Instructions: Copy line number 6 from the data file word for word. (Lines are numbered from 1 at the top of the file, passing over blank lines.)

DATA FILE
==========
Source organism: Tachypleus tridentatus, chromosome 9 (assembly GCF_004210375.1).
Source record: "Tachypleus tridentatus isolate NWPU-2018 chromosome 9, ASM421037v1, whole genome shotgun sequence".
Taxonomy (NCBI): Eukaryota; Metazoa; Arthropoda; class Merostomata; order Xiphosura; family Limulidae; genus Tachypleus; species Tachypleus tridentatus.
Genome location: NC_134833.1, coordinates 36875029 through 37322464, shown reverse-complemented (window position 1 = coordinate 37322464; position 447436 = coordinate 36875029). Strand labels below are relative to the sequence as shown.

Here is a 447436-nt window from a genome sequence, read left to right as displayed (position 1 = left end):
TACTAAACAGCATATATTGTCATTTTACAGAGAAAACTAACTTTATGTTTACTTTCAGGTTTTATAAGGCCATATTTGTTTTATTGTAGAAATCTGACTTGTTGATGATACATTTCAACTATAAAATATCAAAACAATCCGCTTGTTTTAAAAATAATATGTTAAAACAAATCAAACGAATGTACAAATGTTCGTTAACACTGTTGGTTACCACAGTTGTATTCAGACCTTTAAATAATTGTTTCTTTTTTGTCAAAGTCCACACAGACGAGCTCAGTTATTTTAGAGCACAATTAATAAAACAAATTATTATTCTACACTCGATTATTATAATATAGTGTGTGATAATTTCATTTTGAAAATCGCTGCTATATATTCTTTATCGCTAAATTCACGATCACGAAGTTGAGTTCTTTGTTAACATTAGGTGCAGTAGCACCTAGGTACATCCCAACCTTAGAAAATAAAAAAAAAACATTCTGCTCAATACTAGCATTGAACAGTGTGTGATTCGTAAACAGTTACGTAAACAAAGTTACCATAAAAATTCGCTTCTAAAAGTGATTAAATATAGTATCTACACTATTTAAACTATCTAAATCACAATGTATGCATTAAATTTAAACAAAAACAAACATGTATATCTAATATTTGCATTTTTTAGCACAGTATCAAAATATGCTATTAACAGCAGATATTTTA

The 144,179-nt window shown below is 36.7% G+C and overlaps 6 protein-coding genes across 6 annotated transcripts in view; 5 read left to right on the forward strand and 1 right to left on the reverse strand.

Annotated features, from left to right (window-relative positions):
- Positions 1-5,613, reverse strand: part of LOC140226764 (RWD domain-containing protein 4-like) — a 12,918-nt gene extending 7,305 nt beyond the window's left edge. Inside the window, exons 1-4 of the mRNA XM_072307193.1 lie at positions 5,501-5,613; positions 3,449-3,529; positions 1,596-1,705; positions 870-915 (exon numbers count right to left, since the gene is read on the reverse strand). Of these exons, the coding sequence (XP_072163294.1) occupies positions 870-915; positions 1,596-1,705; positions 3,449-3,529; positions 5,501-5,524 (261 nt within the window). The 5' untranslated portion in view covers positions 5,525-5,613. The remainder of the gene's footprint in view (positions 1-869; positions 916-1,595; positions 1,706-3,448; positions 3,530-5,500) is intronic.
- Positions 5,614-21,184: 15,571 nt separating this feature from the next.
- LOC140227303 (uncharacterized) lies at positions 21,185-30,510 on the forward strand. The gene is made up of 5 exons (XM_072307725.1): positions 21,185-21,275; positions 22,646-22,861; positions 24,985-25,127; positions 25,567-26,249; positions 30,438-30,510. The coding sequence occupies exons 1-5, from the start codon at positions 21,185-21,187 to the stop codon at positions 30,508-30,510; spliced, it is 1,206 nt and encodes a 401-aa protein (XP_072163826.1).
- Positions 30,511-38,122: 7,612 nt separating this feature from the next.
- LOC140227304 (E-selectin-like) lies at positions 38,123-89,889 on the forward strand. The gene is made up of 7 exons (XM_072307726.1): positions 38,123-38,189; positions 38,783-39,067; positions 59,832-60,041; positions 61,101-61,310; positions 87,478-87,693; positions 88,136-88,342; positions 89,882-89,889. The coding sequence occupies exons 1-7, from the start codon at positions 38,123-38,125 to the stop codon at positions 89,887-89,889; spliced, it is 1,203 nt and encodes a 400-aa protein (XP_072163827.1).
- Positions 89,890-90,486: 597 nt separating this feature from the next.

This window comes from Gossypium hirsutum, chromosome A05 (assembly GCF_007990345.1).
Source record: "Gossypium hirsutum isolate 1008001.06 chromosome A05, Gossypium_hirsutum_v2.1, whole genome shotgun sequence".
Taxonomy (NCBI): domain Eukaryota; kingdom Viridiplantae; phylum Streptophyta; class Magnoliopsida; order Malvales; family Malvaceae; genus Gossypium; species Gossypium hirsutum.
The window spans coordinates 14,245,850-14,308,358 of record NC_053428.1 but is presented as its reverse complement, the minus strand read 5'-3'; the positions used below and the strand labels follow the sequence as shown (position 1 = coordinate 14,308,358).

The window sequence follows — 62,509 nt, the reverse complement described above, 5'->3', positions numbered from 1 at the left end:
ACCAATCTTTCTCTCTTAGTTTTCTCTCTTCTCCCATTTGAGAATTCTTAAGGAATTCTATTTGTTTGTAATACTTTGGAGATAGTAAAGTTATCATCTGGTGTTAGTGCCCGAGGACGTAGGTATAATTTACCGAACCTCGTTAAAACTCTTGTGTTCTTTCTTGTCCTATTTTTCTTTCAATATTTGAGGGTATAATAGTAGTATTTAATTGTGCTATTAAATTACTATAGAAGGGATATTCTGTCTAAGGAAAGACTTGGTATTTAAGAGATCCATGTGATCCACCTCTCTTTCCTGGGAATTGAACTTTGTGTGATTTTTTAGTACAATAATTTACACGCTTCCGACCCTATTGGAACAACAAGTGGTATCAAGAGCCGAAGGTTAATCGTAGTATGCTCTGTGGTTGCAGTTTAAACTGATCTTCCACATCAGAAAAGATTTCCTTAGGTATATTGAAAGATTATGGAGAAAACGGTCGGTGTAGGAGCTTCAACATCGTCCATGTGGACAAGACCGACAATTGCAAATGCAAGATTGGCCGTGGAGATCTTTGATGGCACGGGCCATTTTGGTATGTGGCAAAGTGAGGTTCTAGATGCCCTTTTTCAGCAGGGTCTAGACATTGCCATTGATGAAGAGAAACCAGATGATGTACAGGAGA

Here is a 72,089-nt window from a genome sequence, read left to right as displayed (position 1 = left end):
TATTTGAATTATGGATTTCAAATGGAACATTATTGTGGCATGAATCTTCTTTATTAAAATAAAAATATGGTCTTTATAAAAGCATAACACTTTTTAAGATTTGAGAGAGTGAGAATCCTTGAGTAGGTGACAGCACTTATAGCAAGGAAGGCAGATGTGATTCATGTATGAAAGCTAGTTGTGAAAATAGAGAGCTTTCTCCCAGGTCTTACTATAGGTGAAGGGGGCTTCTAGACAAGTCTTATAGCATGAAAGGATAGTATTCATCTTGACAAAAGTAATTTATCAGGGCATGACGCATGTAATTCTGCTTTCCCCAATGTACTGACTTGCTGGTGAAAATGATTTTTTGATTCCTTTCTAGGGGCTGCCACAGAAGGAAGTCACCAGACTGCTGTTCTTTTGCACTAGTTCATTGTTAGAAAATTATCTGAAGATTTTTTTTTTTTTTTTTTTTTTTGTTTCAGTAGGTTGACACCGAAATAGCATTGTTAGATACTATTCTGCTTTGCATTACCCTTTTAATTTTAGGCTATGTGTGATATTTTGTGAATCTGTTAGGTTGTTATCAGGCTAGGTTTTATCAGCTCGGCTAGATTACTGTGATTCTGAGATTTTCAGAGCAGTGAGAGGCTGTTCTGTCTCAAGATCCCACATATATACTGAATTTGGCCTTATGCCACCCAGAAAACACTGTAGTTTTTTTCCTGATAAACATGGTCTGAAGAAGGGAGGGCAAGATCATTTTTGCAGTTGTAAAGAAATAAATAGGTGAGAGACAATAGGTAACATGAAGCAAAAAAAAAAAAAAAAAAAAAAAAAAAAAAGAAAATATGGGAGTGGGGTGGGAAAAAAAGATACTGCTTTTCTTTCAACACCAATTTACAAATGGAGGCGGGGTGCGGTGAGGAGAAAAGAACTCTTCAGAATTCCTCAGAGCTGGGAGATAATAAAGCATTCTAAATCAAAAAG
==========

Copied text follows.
TACTAAACAGCATATATTGTCATTTTACAGAGAAAACTAACTTTATGTTTACTTTCAGGTTTTATAAGGCCATATTTGTTTTATTGTAGAAATCTGACTTGTTGATGATACATTTCAACTATAAAATATCAAAACAATCCGCTTGTTTTAAAAATAATATGTTAAAACAAATCAAACGAATGTACAAATGTTCGTTAACACTGTTGGTTACCACAGTTGTATTCAGACCTTTAAATAATTGTTTCTTTTTTGTCAAAGTCCACACAGACGAGCTCAGTTATTTTAGAGCACAATTAATAAAACAAATTATTATTCTACACTCGATTATTATAATATAGTGTGTGATAATTTCATTTTGAAAATCGCTGCTATATATTCTTTATCGCTAAATTCACGATCACGAAGTTGAGTTCTTTGTTAACATTAGGTGCAGTAGCACCTAGGTACATCCCAACCTTAGAAAATAAAAAAAAAACATTCTGCTCAATACTAGCATTGAACAGTGTGTGATTCGTAAACAGTTACGTAAACAAAGTTACCATAAAAATTCGCTTCTAAAAGTGATTAAATATAGTATCTACACTATTTAAACTATCTAAATCACAATGTATGCATTAAATTTAAACAAAAACAAACATGTATATCTAATATTTGCATTTTTTAGCACAGTATCAAAATATGCTATTAACAGCAGATATTTTA